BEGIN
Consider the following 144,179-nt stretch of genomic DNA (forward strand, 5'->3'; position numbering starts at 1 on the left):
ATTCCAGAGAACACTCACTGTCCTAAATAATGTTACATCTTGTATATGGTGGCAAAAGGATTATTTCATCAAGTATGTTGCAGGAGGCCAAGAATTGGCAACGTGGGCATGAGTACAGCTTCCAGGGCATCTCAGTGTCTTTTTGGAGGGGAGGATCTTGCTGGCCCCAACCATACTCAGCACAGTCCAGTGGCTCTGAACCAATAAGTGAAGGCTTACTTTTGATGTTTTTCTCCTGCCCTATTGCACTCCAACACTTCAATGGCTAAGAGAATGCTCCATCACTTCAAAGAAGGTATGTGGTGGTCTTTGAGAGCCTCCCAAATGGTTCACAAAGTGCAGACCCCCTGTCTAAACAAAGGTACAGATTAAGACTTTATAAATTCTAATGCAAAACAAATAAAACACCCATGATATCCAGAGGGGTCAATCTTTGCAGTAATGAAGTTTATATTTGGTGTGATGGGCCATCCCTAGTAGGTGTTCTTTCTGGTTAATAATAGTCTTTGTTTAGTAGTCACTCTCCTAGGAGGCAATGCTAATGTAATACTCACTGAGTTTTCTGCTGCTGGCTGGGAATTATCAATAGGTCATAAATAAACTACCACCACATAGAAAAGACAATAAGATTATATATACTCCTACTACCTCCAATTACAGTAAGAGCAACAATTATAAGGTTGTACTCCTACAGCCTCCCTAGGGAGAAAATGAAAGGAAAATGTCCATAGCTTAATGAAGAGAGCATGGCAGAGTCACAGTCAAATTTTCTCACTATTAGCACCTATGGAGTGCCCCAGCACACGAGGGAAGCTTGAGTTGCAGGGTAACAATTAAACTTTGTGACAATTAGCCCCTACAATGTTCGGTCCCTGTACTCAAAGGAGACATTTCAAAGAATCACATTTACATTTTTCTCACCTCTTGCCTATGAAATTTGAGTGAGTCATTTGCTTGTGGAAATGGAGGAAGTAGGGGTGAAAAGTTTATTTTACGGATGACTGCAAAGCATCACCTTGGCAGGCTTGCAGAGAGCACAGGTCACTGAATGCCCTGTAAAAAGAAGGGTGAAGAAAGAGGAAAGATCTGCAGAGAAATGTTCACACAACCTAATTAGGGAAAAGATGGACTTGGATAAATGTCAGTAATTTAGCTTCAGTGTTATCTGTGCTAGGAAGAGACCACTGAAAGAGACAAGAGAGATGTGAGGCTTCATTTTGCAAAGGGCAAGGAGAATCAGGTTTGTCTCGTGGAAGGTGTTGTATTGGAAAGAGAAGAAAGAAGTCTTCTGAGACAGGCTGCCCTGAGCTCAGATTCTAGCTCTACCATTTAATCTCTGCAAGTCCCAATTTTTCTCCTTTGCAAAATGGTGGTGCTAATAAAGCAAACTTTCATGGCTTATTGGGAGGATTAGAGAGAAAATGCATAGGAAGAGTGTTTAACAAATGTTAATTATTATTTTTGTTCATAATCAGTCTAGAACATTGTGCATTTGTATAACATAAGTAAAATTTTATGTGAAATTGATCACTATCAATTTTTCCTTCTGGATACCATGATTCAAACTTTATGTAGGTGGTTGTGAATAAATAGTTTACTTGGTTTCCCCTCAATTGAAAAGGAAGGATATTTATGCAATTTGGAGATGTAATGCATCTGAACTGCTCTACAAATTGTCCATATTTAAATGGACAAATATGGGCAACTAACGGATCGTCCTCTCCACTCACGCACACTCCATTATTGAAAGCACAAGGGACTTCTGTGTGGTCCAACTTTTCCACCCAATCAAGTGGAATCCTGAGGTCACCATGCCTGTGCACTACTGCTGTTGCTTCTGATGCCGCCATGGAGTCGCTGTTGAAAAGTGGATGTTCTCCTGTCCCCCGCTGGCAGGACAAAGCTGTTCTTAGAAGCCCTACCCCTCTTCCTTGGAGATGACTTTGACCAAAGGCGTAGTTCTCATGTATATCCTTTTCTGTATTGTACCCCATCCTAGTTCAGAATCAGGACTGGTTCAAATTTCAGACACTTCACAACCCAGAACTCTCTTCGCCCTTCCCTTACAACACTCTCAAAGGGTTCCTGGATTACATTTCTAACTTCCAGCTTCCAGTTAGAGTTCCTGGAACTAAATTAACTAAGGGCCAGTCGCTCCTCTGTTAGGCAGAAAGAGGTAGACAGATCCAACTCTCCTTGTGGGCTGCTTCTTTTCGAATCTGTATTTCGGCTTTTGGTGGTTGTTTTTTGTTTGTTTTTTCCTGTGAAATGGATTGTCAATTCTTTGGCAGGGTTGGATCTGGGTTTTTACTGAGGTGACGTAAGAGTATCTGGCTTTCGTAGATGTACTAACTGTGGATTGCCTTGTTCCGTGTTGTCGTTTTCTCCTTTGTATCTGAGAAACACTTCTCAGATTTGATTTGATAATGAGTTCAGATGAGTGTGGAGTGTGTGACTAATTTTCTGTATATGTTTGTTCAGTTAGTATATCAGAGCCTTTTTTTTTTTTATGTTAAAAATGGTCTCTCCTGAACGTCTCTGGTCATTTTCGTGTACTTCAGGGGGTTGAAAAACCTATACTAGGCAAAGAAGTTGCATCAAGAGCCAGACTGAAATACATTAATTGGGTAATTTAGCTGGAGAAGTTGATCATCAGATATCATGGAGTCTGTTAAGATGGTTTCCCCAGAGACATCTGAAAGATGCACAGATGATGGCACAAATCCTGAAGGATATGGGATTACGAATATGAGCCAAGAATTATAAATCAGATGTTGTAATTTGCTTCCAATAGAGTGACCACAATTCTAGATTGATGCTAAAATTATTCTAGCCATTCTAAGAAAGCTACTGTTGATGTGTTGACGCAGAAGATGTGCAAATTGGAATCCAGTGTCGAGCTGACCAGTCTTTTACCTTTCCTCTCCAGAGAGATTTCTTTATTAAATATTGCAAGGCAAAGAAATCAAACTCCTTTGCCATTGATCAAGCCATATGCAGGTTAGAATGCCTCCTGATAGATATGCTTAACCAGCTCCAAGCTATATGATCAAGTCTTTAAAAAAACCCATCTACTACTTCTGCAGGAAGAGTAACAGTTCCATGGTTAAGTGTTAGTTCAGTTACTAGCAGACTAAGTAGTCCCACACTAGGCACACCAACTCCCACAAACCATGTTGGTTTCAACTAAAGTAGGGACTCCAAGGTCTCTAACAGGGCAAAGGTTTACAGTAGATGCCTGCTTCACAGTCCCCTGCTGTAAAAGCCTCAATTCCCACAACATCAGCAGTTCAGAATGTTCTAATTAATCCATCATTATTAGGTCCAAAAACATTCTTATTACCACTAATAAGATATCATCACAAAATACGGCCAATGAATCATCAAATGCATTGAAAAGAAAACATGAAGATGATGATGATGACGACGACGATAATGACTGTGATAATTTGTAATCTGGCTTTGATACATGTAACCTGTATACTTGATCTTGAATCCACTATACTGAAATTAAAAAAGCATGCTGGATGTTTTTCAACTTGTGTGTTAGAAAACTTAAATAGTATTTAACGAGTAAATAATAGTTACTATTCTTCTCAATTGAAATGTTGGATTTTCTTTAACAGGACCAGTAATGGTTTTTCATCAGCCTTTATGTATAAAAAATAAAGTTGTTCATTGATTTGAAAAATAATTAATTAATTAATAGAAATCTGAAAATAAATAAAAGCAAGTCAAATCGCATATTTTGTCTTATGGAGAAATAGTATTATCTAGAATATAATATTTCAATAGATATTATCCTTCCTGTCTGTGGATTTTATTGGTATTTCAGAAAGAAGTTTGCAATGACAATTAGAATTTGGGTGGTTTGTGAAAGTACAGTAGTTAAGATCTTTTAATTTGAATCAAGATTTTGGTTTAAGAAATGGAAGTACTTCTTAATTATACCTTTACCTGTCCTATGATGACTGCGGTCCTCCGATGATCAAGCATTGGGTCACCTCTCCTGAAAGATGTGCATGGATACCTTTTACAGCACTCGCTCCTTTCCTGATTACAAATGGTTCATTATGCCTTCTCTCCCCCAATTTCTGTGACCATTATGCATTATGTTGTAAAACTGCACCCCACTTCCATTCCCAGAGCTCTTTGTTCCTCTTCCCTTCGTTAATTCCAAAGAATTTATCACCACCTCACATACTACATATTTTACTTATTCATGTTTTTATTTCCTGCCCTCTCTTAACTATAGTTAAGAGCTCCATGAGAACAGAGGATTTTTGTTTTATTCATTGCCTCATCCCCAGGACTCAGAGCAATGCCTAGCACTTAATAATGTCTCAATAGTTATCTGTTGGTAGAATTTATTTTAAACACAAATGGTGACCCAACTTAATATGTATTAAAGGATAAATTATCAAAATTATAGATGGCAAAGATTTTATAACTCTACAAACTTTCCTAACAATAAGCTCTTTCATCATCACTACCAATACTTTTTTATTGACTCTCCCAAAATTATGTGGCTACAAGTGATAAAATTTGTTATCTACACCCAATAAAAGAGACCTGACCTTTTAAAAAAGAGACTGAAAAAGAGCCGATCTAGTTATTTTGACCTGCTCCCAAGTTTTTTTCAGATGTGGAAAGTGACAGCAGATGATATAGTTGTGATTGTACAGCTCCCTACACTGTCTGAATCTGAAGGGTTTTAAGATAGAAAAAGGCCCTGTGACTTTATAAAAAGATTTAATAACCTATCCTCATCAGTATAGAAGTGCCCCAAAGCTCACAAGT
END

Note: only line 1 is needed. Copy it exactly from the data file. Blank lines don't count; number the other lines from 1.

Consider the following 144,179-nt stretch of genomic DNA (forward strand, 5'->3'; position numbering starts at 1 on the left):